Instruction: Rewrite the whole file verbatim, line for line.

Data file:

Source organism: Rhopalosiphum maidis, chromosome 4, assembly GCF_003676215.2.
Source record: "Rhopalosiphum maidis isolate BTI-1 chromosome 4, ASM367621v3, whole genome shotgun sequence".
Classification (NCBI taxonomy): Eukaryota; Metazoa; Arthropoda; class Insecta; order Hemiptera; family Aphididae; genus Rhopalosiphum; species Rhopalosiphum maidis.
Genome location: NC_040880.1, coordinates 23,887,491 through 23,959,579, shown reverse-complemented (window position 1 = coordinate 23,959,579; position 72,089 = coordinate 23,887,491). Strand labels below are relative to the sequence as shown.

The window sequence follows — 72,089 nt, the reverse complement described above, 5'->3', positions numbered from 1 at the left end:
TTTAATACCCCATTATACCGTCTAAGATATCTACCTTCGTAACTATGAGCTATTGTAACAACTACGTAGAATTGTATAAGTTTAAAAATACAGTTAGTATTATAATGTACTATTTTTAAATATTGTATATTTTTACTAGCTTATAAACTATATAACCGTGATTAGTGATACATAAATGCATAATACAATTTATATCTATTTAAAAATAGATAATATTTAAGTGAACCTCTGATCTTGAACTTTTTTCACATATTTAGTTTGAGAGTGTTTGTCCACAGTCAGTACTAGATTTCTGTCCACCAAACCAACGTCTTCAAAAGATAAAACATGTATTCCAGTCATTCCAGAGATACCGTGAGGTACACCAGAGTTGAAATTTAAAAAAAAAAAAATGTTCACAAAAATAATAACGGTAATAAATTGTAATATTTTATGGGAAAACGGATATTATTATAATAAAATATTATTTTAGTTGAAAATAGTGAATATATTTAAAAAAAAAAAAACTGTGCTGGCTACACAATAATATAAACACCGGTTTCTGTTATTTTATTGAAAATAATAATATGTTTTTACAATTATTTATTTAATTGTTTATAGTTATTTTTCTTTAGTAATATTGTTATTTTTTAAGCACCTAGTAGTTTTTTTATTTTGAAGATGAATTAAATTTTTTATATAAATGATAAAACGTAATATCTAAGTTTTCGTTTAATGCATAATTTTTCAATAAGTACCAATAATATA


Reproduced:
Source organism: Rhopalosiphum maidis, chromosome 4, assembly GCF_003676215.2.
Source record: "Rhopalosiphum maidis isolate BTI-1 chromosome 4, ASM367621v3, whole genome shotgun sequence".
Classification (NCBI taxonomy): Eukaryota; Metazoa; Arthropoda; class Insecta; order Hemiptera; family Aphididae; genus Rhopalosiphum; species Rhopalosiphum maidis.
Genome location: NC_040880.1, coordinates 23,887,491 through 23,959,579, shown reverse-complemented (window position 1 = coordinate 23,959,579; position 72,089 = coordinate 23,887,491). Strand labels below are relative to the sequence as shown.

The window sequence follows — 72,089 nt, the reverse complement described above, 5'->3', positions numbered from 1 at the left end:
TTTAATACCCCATTATACCGTCTAAGATATCTACCTTCGTAACTATGAGCTATTGTAACAACTACGTAGAATTGTATAAGTTTAAAAATACAGTTAGTATTATAATGTACTATTTTTAAATATTGTATATTTTTACTAGCTTATAAACTATATAACCGTGATTAGTGATACATAAATGCATAATACAATTTATATCTATTTAAAAATAGATAATATTTAAGTGAACCTCTGATCTTGAACTTTTTTCACATATTTAGTTTGAGAGTGTTTGTCCACAGTCAGTACTAGATTTCTGTCCACCAAACCAACGTCTTCAAAAGATAAAACATGTATTCCAGTCATTCCAGAGATACCGTGAGGTACACCAGAGTTGAAATTTAAAAAAAAAAAAATGTTCACAAAAATAATAACGGTAATAAATTGTAATATTTTATGGGAAAACGGATATTATTATAATAAAATATTATTTTAGTTGAAAATAGTGAATATATTTAAAAAAAAAAAAACTGTGCTGGCTACACAATAATATAAACACCGGTTTCTGTTATTTTATTGAAAATAATAATATGTTTTTACAATTATTTATTTAATTGTTTATAGTTATTTTTCTTTAGTAATATTGTTATTTTTTAAGCACCTAGTAGTTTTTTTATTTTGAAGATGAATTAAATTTTTTATATAAATGATAAAACGTAATATCTAAGTTTTCGTTTAATGCATAATTTTTCAATAAGTACCAATAATATA